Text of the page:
Skip to main content

Lost villages of Antwerp

Wilmarsdonk is a lost village north of the city of Antwerp. In the sixties, it was demolished to make way for the expansion of the port of Antwerp. In 1966, the last remnants of the village were cleared. Only the Gothic tower of the Church of St. Lawrence is still standing there today, right in the middle of the stored containers of the Antwerp harbor. Another saved monument from the village is the pillory of Wilmarsdonk, which was moved to a village nearby, Berendrecht. More about the pillory here.


Also, a small chapel from Wilmarsdonk was saved and moved to another location. She first got a new place in the port itself at quay 126, but not much later she was demolished and rebuilt stone by stone to yet another location. Since 1986, the little seamen prayer house is at the intersection of Elzasweg the Loodglansstraat at quay 60 in the port of Antwerp.

Pictures by Harry Fabel

Oosterweel is another vanished Belgian village north of the city of Antwerp. At the site of the former village, there are now the Antwerp oil docks. Before the demolishing Oosterweel was the lowest village in Belgium. In 1900, at its peak, there were 1075 people living there. The old church of Oosterweel, the St. John the Baptist Church, and a bridge is kept solely as a monument and are like the church of Wilmarsdonk right in the busy Antwerp harbor. The church was classified as a protected monument in 1994. More about the church of Oosterweel here.


The churches of both villages were not only kept as a monument but were also used by land surveyors as a guideline to determine the position of the newly build docks. Later the construction workers just left them there. Another two lost villages in Antwerp harbor are Lillo and Oorderen. In Lillo, only the old fort with a few houses, a small harbor, and a mill are still remaining. You can read more about the village here.

The village of Oorderen is completely gone, the only thing left is a barn that has been moved to the Bokrijk open-air museum for folklore about  100 kilometers away from its original build place. Also, the mill of Lillo has been moved a few kilometers away from its original place. You can read more about the mill here.

Popular posts from this blog

Belgian kids got to drink beer during their school lunch

There are almost 800 different kinds of beer in Belgium. One kind was very popular till the70's, it was even given to kids at school during their lunch break. Beer to kids? You must be kidding! Well, let's go a bit further into this. The beers we are talking about were so-called table beers, a kind of beer that was specially made for people who can't drink alcohol. So it's was a kind of alcohol-free beer, a kind, because there was some alcohol in it. between 1 and 4 percent alcohol. The most popular table beer was Piedboeuf, it had 1.1 percent alcohol in it and there was a lot of sugar added to make it as sweet as Coca-Cola. A good marketing strategy made that it was well distributed in almost all schools in Belgium. The reason was that it would be very healthy for them, because of the natural ingredients and of course the sugar. It would make them grow fast and strong. It would even be good for pregnant women and for women that were breastfeeding their baby'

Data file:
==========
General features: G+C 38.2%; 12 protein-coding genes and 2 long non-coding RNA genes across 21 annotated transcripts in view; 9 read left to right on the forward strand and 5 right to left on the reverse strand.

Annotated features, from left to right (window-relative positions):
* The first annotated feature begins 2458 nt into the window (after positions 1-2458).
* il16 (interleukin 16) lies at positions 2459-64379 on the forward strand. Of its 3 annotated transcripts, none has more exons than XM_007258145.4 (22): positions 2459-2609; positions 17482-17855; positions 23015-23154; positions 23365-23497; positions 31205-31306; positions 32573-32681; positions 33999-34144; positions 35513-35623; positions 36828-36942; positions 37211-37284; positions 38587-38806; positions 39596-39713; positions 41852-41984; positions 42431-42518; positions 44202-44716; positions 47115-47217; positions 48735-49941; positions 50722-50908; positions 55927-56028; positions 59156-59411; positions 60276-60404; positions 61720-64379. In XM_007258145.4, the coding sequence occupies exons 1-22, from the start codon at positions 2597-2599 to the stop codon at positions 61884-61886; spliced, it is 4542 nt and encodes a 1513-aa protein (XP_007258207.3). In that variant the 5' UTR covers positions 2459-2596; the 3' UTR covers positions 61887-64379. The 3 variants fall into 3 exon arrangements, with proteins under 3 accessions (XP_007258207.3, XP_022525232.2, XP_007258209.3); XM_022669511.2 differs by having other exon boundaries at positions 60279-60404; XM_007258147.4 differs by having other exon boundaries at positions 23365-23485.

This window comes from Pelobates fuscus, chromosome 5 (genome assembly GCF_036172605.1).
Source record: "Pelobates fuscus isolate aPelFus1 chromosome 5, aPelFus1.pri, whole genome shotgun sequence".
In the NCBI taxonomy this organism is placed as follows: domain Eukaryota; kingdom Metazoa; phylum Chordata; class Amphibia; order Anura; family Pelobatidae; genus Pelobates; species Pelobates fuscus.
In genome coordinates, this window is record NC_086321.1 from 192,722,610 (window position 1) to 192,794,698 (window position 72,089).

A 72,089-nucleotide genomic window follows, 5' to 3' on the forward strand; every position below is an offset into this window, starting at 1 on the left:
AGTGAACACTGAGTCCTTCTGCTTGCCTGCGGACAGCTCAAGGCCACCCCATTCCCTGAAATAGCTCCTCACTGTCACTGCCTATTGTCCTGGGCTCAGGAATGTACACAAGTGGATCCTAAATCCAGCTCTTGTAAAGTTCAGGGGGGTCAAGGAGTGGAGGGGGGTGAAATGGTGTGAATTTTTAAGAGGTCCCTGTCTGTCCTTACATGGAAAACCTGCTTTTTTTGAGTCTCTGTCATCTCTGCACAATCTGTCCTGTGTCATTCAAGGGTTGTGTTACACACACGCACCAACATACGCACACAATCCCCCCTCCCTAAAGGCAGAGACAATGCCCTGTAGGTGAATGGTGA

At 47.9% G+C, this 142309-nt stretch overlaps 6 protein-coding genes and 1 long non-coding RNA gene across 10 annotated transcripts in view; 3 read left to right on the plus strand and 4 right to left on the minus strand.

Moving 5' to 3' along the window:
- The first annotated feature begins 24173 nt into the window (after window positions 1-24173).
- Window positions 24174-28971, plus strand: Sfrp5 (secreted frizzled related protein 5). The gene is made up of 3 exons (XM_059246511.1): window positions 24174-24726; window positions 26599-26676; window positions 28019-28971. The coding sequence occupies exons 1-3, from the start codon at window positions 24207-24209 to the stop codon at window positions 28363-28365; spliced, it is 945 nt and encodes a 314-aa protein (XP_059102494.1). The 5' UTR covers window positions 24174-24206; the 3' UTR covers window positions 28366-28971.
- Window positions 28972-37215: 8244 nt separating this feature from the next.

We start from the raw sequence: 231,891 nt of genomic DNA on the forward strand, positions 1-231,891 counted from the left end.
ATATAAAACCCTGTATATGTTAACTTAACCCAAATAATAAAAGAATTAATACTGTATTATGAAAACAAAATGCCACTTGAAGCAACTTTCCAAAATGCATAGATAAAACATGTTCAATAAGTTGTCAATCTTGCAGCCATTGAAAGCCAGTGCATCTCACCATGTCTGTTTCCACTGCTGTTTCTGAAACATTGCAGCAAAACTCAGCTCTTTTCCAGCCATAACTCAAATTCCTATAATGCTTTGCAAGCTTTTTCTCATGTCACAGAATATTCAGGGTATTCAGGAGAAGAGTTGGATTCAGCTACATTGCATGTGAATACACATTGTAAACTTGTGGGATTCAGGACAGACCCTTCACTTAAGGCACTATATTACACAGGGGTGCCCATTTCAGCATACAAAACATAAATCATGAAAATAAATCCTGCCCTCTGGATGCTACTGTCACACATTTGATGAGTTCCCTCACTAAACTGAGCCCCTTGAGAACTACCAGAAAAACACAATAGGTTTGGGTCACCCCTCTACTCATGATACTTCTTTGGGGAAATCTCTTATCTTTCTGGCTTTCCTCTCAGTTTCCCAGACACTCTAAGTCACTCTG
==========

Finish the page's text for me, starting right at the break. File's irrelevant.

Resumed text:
How the Belgians founded New York

In order to avoid any confusion in this story, it is important to know that in the sixteenth century, the Netherlands covered a part of northern France and Lorraine, Belgium, Luxembourg, and the present Netherlands. Its inhabitants were called the Belgians, and the maps represented the country in the shape of a lion: the "Leo Belgicus". Besides, numerous maps from the sixteenth century showed this territory under the name of Belgium. The latter failed into disuse for the benefit of the Netherlands and only reappeared in 1789 on the occasion of the first Belgian revolution. In 1831 Belgium became an independent country. Today Belgium is a lot smaller and is divided into two big regions mostly based on the language they speak in that particular region. In the north, there is Flanders where they speak Flemish (Dutch) and in the south, there is the Walloon part where they speak French. Almost in the center and between the two parts is the region of the capital Brussels.

A secret medieval street in Antwerp

The Vlaeykensgang is a unique small street in the center of Antwerp. Hidden between two busy Antwerp streets and close to the Cathedral. This medieval times street can easily be walked past unnoticed. Behind its meter-wide entrance, there is an oasis. A step into the passage with its quiet courtyards transports visitors back in time, back to the 15th and 16th centuries. Picture by Harry Fabel Previously, the street was the domain of shoemakers, who had to sound the alarm bell of the Cathedral, also some of the poorest people of the city lived in that very small street. Now you will find antique shops, art galleries, and an exclusive restaurant, Sir Anthony Van Dyck. There is a subdued atmosphere and the street is a popular place to listen to the cathedral's summer carillon concerts. At its heart, you find the Axel Vervoordt Gallery. Picture by Harry Fabel The "Vlaeykensgang" exists as a key piece of Antwerp’s architectural and sociological history, offering a